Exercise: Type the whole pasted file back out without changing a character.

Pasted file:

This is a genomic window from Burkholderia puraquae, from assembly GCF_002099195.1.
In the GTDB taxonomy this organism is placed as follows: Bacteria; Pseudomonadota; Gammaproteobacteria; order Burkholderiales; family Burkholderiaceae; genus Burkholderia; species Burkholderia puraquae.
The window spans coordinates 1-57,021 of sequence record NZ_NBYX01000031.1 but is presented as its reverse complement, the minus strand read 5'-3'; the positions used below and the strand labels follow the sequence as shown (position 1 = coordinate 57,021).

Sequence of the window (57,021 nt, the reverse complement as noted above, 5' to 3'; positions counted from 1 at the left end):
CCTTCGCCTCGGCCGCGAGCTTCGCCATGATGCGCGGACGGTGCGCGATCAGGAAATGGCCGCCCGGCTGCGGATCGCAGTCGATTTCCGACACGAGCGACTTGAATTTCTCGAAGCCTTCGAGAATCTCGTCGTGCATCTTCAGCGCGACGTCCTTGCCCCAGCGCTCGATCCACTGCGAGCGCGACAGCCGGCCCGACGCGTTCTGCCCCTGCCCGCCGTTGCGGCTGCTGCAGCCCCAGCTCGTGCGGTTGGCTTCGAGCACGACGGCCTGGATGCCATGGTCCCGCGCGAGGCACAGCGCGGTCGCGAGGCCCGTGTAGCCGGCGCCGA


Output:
This is a genomic window from Burkholderia puraquae, from assembly GCF_002099195.1.
In the GTDB taxonomy this organism is placed as follows: Bacteria; Pseudomonadota; Gammaproteobacteria; order Burkholderiales; family Burkholderiaceae; genus Burkholderia; species Burkholderia puraquae.
The window spans coordinates 1-57,021 of sequence record NZ_NBYX01000031.1 but is presented as its reverse complement, the minus strand read 5'-3'; the positions used below and the strand labels follow the sequence as shown (position 1 = coordinate 57,021).

Sequence of the window (57,021 nt, the reverse complement as noted above, 5' to 3'; positions counted from 1 at the left end):
CCTTCGCCTCGGCCGCGAGCTTCGCCATGATGCGCGGACGGTGCGCGATCAGGAAATGGCCGCCCGGCTGCGGATCGCAGTCGATTTCCGACACGAGCGACTTGAATTTCTCGAAGCCTTCGAGAATCTCGTCGTGCATCTTCAGCGCGACGTCCTTGCCCCAGCGCTCGATCCACTGCGAGCGCGACAGCCGGCCCGACGCGTTCTGCCCCTGCCCGCCGTTGCGGCTGCTGCAGCCCCAGCTCGTGCGGTTGGCTTCGAGCACGACGGCCTGGATGCCATGGTCCCGCGCGAGGCACAGCGCGGTCGCGAGGCCCGTGTAGCCGGCGCCGA